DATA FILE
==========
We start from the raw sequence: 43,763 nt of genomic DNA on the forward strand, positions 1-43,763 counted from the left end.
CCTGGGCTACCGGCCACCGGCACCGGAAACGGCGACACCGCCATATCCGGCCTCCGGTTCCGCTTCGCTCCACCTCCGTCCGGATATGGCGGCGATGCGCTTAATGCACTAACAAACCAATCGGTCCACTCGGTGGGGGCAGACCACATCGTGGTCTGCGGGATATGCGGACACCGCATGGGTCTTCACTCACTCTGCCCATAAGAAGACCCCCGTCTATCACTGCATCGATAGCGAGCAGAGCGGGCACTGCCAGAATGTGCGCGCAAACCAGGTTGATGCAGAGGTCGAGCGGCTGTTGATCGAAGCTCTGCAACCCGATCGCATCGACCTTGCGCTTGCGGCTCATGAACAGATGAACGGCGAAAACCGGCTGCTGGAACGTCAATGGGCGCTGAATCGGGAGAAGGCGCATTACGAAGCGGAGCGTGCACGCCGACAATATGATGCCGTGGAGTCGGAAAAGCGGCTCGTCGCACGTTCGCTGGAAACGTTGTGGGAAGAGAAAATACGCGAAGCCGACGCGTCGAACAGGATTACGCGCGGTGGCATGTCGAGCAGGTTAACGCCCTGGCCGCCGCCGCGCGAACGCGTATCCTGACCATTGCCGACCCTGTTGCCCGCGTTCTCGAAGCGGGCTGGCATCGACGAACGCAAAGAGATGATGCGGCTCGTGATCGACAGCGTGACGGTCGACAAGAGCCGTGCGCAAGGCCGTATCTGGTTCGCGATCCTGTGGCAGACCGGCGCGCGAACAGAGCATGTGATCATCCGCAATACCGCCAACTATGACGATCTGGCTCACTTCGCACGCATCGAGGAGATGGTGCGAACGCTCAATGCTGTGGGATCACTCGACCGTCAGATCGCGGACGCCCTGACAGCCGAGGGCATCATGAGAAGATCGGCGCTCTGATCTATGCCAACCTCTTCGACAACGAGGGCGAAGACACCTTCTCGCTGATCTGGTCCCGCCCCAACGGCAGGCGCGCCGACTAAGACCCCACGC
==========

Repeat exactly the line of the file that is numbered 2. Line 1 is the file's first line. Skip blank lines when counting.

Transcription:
CCTGGGCTACCGGCCACCGGCACCGGAAACGGCGACACCGCCATATCCGGCCTCCGGTTCCGCTTCGCTCCACCTCCGTCCGGATATGGCGGCGATGCGCTTAATGCACTAACAAACCAATCGGTCCACTCGGTGGGGGCAGACCACATCGTGGTCTGCGGGATATGCGGACACCGCATGGGTCTTCACTCACTCTGCCCATAAGAAGACCCCCGTCTATCACTGCATCGATAGCGAGCAGAGCGGGCACTGCCAGAATGTGCGCGCAAACCAGGTTGATGCAGAGGTCGAGCGGCTGTTGATCGAAGCTCTGCAACCCGATCGCATCGACCTTGCGCTTGCGGCTCATGAACAGATGAACGGCGAAAACCGGCTGCTGGAACGTCAATGGGCGCTGAATCGGGAGAAGGCGCATTACGAAGCGGAGCGTGCACGCCGACAATATGATGCCGTGGAGTCGGAAAAGCGGCTCGTCGCACGTTCGCTGGAAACGTTGTGGGAAGAGAAAATACGCGAAGCCGACGCGTCGAACAGGATTACGCGCGGTGGCATGTCGAGCAGGTTAACGCCCTGGCCGCCGCCGCGCGAACGCGTATCCTGACCATTGCCGACCCTGTTGCCCGCGTTCTCGAAGCGGGCTGGCATCGACGAACGCAAAGAGATGATGCGGCTCGTGATCGACAGCGTGACGGTCGACAAGAGCCGTGCGCAAGGCCGTATCTGGTTCGCGATCCTGTGGCAGACCGGCGCGCGAACAGAGCATGTGATCATCCGCAATACCGCCAACTATGACGATCTGGCTCACTTCGCACGCATCGAGGAGATGGTGCGAACGCTCAATGCTGTGGGATCACTCGACCGTCAGATCGCGGACGCCCTGACAGCCGAGGGCATCATGAGAAGATCGGCGCTCTGATCTATGCCAACCTCTTCGACAACGAGGGCGAAGACACCTTCTCGCTGATCTGGTCCCGCCCCAACGGCAGGCGCGCCGACTAAGACCCCACGC